“We believe strongly in staff well-being and ergonomics,” he says. “In some parts of the world, companies over a certain size are legally obliged to provide sit-stand desks for their staff because they have seen the relationship between staff illness and back problems and productivity.”

Corrigan says that being in the business of workplace design and consultancy also means his company must lead by example. “For us, it makes sense and we have seen the benefits. When we design offices, we encourage our clients to consider stand-up meeting rooms, even if they are not willing to invest in sit-stand desks.”

Emma Flanagan, a purchasing manager, says that while her role in retail fashion might sound glamorous, she spends most of it in front of her computer, sitting in meetings or in the car. “I started wearing a fitness tracker to see how many steps I was taking and I was shocked to find I’d taken only 4,000 by 3pm – well under the recommended 10,000 a day. This really spurred me on to make a change. The band buzzes every hour to remind me to get up and move, and I like to do yoga stretches throughout my working day – mainly hip and back releases, as this is where I find I hold the most tension.”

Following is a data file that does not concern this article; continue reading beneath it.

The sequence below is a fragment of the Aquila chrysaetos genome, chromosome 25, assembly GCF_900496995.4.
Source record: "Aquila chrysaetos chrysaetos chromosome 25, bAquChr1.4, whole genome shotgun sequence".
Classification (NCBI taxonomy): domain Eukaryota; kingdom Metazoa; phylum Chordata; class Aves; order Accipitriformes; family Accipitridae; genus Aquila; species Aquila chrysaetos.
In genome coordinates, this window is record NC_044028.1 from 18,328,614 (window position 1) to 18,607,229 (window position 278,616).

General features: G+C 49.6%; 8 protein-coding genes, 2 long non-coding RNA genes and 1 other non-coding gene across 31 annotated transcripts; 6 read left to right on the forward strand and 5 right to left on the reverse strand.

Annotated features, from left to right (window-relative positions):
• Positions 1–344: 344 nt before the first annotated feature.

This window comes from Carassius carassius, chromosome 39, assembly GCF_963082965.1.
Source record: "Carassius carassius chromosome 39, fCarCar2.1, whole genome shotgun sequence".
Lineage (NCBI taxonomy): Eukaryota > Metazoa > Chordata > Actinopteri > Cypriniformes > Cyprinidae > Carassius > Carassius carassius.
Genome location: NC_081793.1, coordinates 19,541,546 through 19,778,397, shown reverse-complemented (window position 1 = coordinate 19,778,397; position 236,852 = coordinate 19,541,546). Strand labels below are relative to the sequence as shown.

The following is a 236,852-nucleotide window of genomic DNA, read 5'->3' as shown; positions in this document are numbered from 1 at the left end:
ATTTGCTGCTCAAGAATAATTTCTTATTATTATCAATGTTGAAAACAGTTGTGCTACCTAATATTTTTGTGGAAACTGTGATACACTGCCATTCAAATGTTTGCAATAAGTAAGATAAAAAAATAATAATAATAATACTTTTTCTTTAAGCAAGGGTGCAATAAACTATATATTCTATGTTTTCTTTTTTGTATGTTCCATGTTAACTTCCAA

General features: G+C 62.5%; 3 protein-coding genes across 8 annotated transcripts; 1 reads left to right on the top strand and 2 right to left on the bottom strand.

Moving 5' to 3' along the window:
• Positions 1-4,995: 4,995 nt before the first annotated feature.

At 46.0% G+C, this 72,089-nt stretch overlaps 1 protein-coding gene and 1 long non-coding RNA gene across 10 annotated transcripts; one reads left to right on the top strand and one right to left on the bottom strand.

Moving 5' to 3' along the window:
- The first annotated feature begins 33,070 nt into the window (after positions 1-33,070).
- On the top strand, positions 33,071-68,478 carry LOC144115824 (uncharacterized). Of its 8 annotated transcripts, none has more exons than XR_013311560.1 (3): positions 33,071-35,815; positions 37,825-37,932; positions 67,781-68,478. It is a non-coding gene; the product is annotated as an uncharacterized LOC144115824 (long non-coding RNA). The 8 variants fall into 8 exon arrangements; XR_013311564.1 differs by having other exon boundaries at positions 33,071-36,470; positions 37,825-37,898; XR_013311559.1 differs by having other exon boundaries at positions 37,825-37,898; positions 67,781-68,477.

As well as squeezing in an early-morning swim on her way to work, Flanagan tries to run twice a week, something she says can easily boost her steps by 6,000. When on site in the UAE’s malls, she strides out in trainers and walks up escalators before rounding off each evening by massaging her muscles with a foam roller while watching TV. “Some of my colleagues think I am a little mad, but they are now very used to seeing me on my feet and moving. I honestly feel so much better for it – physically and mentally – and couldn’t imagine a day where I just sit around anymore.”